Sunday, April 10, 2011

Dave’s Slow Cooker Cuban Stew

Those of you who know me, know I’m a foodie whose passion is cooking.  I’m always trying to create new dishes out of the same old ingredients, and not unwilling to try new ingredients.  This is a new dish for me.  I’ll tell you what’s in it, and then how I made it, ok?

Image from Real
  • 1 28-ounce can diced tomatoes, drained
  • 2 four-knob red bell peppers, sliced 1/2 inch thick
  • 1 four-knob green bell pepper, sliced 1/2 inch thick
  • 1 large sweet onion, cut into 8 wedges
  • ½ cup Mojo Criollo
  • 2 teaspoons dried oregano
  • 1 teaspoon ground cumin
  • 1 TBS minced garlic
  • sea salt and freshly ground black pepper
  • 1 ½-2 pounds flank steak, cut crosswise into thirds
  • 1 cup long-grain white rice (or minute rice)
  • 1 avocado, sliced
  • 1/4 cup  fresh cilantro leaves
  1. Put the meat into a 1 gallon zip lock freezer bag, and add the Mojo, oregano, cumin, salt and pepper.  Squeeze the air out and seal the bag.  Massage the meat until well coated and refrigerate overnight.
  2. In a 5- to 6-quart slow cooker, combine the tomatoes, bell peppers, onion and Mojo from the marinade bag. Nestle the steak among the vegetables. Cook, covered, until the meat is tender and pulls apart easily, on high for 4 to 5 hours or on low for 7 to 8 hours.
  3. Twenty-five minutes before serving, cook the rice according to the package directions.
  4. Using two forks, shred the beef and mix it into the cooking liquid. Serve with the rice and garnish with the avocado and cilantro.
Honestly, this is so full of flavor, if all you did was spoon the juice over rice and eat it with a spoon like soup, you wouldn’t be disappointed!  But here is a key o getting this right.  Americans like to drown their roast beef.  Don’t do it!  I know you’ll look at that crock pot after everything is in it, and say “this needs more liquid!”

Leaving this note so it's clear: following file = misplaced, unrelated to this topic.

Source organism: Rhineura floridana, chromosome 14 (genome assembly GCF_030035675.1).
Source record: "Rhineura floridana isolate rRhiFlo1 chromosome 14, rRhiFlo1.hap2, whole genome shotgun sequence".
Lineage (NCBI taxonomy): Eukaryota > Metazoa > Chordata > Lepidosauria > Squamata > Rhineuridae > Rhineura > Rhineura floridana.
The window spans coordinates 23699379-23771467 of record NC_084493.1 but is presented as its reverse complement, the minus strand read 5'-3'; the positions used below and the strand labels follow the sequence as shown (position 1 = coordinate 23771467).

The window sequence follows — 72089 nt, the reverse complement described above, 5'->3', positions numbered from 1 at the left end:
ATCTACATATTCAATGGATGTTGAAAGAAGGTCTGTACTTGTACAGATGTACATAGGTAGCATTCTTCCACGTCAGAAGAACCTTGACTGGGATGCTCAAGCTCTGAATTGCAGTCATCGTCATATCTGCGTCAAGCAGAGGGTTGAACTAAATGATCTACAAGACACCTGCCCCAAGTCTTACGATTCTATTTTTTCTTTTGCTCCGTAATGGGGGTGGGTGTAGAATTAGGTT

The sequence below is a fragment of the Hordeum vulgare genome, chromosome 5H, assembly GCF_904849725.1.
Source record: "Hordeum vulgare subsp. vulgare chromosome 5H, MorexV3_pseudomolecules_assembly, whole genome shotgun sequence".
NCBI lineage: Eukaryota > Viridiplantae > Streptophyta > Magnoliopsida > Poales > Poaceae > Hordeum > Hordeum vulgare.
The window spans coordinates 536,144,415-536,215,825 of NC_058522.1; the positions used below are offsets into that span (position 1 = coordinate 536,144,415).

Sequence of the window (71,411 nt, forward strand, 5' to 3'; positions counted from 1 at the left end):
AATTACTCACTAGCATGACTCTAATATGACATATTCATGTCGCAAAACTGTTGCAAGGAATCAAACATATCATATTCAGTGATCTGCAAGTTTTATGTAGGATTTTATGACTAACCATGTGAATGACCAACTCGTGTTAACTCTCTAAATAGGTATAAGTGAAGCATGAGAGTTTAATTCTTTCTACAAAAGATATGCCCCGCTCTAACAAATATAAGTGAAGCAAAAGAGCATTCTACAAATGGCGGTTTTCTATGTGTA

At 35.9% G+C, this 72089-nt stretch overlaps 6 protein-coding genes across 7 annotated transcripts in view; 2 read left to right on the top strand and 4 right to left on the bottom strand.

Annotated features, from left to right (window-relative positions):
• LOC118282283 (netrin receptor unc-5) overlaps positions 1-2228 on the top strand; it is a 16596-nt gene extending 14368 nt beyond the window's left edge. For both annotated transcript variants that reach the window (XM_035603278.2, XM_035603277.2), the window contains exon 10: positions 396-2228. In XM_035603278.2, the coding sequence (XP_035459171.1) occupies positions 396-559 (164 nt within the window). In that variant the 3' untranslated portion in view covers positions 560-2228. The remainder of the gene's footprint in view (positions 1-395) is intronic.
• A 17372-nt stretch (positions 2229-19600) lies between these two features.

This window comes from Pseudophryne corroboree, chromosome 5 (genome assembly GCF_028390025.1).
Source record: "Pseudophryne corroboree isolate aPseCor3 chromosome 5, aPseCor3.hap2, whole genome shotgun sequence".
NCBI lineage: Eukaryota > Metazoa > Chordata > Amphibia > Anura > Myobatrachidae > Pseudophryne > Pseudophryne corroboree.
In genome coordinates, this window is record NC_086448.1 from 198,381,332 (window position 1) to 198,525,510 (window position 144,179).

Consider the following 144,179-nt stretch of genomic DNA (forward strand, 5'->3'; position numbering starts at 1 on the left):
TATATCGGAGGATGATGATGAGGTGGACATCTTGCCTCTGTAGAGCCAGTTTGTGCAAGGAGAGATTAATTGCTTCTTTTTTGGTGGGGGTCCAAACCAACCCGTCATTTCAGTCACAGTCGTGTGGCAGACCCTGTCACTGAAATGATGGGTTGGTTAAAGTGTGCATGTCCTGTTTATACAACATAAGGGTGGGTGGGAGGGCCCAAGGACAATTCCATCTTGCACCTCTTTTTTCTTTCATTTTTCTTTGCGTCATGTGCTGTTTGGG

Certain vegetables, such as sweet onions, mushrooms, bell peppers and tomatoes are little more than crunchy water containers.  When you cook them, that water weeps out into the pot. Ditto most roasting beef, chicken and pork, and in the case of the meat, adding water actually dries the tissue of the meat out.  If you’re roasting meat and it is consistently dry, you’re doing one of two things wrong, and often both:  You’re adding water, and you’re not letting it rest before you cut into it.
I made this for dinner today.  I put the meat in the marinade yesterday, and assembled it in the crock pot just before leaving for church.  I cooked it six hours on high, and even knowing what I know I was amazed at the amount of liquid in the pot.  The key to this dish is cooking the meet long enough to easily shred – kind of like pulled pork.  Whether you use Flank Steak, Brisket or London broil for this dish, don’t pay attention to your meat thermometer.  If you go by that for this dish, your meat will be thoroughly cooked, but tough as old shoe leather.  The real beauty of the dish is you use a less expensive cut of meat that ends up as tender as prime rib when properly prepared.
Bon appetit!

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